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Pentagon Issues New Procurement Guidelines and Adds Hurdles to Sole Source Awards

On August 21, 2014, the Undersecretary of Defense for Acquisition, Technology and Logistics issued a Memorandum titled Actions to Improve Department of Defense Competition.  This Memorandum serves as a reminder to Department of Defense (“DOD”) contracting officials, and the contracting community at large, that the DOD will continue to emphasize competition in contracting.

The Memorandum announces the issuance of the Guidelines for Creating and Maintaining a Competitive Environment for Supplies and Services in the Department of Defense (“Guidelines”).  These non-mandatory Guidelines highlight ten impediments to competitive procurement, including arbitrary time constraints, failure to secure government data rights, and scope creep.  The Guidelines suggest a number of steps that DOD procurement officials may consider to increase competition, including:

  • Open Systems Architecture:  The Guidelines encourage the use of Open Systems Architecture (“OSA”) whenever practical, noting that “OSA may be used to overcome barriers to competition by applying open standards and open business model principles.”  OSA is intended to prevent “vendor lock” and allow alternative sources to be integrated into existing systems.

  • Intellectual Property:  The Guidelines  note the importance of properly managing intellectual property, both in data deliverables and data rights.  DOD recognizes the need for an IP strategy that avoids “vendor lock” and permits DOD to competitively procure future requirements.  The Guidelines highlight the importance of segregating DOD-funded development from privately funded technology.  A welcome sight to many experienced contractors is the Guidelines’ repeated statements that DOD should avoid coercing greater government IP rights than necessary.

  • Alternatives to “Winner Take All” Weapon System Procurements:  The Guidelines note the challenges presented by “winner take all” procurements where potential bidders face incredible gains with a successful bid and devastating losses with an unsuccessful bid.  DOD points to the Air Force’s positive experience with the F-15 and F-16 fighter aircraft engines, which resulted in dual-production, competitive split-buy annual awards that allowed the Air Force to maintain competition between two contractors and avoid locking in to only one contractor.  The Guidelines point to this type of “dual-sourcing” and other options for “multi-sourcing” as alternatives to the “winner take all” system.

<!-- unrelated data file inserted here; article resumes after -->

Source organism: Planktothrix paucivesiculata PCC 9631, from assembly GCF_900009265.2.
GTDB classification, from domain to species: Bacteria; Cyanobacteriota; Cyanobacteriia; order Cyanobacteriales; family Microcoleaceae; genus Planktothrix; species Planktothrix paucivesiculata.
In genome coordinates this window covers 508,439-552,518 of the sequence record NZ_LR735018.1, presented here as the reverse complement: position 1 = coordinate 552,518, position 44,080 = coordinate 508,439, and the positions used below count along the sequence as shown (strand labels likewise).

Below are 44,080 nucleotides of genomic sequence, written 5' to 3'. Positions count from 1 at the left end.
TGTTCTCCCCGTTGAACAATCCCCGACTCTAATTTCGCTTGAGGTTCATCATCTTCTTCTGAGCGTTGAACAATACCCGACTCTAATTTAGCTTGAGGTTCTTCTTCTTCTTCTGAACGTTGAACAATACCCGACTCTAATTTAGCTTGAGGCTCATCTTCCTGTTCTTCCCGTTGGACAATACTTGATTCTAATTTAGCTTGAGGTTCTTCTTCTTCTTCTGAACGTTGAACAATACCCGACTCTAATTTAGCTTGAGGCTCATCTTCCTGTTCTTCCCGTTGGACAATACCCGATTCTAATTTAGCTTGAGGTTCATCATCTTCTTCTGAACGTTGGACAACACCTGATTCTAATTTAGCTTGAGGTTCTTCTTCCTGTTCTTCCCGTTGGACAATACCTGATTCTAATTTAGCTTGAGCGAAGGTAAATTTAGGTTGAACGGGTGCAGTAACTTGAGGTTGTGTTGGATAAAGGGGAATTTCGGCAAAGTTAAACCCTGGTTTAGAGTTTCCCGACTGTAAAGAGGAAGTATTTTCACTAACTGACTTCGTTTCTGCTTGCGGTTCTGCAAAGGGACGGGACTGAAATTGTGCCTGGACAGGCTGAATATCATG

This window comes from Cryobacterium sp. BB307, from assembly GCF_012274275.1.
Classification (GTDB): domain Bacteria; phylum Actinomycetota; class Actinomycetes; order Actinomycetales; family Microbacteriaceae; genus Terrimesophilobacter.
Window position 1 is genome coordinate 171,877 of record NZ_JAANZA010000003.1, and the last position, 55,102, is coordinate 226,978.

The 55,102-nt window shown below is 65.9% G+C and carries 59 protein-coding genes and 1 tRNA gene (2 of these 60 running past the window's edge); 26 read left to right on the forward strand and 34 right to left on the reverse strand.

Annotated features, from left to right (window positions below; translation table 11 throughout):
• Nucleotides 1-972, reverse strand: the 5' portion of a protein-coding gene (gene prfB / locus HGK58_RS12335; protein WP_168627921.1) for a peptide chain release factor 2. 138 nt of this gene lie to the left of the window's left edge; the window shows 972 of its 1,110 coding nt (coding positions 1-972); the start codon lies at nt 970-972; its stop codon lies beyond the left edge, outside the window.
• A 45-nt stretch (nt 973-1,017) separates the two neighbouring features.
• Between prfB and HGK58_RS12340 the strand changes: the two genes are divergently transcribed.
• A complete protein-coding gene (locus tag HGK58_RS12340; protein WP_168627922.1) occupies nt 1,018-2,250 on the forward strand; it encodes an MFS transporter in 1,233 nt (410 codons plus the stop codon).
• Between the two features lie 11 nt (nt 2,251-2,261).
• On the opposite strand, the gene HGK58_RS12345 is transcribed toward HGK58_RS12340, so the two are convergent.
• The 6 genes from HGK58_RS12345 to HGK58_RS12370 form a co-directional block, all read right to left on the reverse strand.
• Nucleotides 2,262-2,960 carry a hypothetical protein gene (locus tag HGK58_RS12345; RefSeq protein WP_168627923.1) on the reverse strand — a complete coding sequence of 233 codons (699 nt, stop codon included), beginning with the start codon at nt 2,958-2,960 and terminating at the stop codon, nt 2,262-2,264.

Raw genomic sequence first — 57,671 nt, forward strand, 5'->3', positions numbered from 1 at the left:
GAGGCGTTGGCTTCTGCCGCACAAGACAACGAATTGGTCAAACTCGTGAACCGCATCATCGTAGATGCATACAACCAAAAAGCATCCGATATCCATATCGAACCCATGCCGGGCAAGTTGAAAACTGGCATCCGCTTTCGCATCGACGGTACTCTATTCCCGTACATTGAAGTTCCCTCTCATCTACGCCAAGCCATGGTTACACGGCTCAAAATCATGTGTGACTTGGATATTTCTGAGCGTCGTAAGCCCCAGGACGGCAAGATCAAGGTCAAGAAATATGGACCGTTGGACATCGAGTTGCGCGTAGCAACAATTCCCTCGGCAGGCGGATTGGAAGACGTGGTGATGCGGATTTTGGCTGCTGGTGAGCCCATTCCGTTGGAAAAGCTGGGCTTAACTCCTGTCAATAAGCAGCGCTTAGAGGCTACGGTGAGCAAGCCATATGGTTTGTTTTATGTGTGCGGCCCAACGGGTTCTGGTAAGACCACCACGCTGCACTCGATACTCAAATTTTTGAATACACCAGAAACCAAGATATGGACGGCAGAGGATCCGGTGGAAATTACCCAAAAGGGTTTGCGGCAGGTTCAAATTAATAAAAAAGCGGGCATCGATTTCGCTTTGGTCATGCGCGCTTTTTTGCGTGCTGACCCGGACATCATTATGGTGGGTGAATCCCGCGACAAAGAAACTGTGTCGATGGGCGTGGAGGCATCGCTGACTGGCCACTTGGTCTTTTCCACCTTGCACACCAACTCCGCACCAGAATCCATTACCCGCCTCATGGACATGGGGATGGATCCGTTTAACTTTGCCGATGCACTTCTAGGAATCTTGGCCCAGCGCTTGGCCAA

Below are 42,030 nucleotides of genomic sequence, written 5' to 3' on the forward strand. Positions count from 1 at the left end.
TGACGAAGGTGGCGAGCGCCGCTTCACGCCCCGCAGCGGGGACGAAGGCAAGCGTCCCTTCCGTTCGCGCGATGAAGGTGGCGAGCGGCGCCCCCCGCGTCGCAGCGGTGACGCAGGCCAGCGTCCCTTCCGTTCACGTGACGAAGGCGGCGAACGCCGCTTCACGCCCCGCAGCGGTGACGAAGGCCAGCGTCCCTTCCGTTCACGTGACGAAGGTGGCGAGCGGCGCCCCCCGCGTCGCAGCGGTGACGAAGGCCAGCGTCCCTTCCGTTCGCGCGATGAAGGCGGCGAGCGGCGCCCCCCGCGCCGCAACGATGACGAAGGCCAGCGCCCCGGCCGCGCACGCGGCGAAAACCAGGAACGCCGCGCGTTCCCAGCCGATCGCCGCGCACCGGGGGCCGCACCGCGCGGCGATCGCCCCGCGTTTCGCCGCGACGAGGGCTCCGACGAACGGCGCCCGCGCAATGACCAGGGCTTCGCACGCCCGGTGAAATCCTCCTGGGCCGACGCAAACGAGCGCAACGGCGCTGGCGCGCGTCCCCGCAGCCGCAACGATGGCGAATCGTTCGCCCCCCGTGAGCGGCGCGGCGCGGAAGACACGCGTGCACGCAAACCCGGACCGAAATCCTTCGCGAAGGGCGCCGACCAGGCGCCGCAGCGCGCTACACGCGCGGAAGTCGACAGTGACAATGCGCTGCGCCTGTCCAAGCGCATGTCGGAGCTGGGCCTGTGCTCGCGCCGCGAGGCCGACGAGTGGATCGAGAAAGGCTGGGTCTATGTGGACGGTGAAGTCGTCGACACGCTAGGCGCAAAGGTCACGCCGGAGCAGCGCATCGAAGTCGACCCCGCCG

In addition to issuing the Guidelines, the Memorandum adds new procedural steps for contracting officers using sole source procurements.  In situations where contracting officers intend to rely upon FAR 6.302-1 (“Only  One Responsible Source”), contractors officers are now required to issue Requests for Information or Source Sought Notices and incorporate the results in the sole source Justification and Approval (“J&A”), unless a waiver is granted by the head of the contracting activity.

The Memorandum goes further and requires that for follow-on acquisitions of sole source awards, the subsequent J&A must be approved at a level above the prior J&A and that the follow-on acquisition documents must include the prior J&A.  This additional administrative step is intended to give acquisition officials an opportunity to evaluate whether the prior J&A’s proposed steps to overcome barriers to competition have been addressed.  While nothing in the Memorandum precludes the use of sole source awards or alters the substantive criteria contracting officers must evaluate prior to making a sole source award, the Memorandum demonstrates the Pentagon’s desire to limit sole source awards.

The Memorandum closes by noting the importance of competition in light of the DOD’s budget realities.  As budget pressures on DOD and throughout the government continue to increase, contractors with longstanding sole source contract relationships may face increased scrutiny for follow-on awards, and entrepreneurial contractors may be better positioned to convince contracting officials that previously sole-sourced procurements should become full and open.

© 2020 Covington & Burling LLPNational Law Review, Volume IV, Number 255

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About this Author

Nooree Lee, Litigation attorney, Covington Burling, Law firm
Associate

Nooree Lee represents government contractors in a wide variety of litigation and counseling matters across the federal, state, and local government markets. Mr. Lee counsels clients on every legal aspect of government contracts. His primary areas of practice include pre-award and post-award bid protests, grants and cooperative agreements, and suspension and debarment proceedings. In addition, Mr. Lee represents contractors in matters relating to disclosure of confidential data under the Freedom of Information Act.

Mr. Lee also maintains an active pro bono practice...

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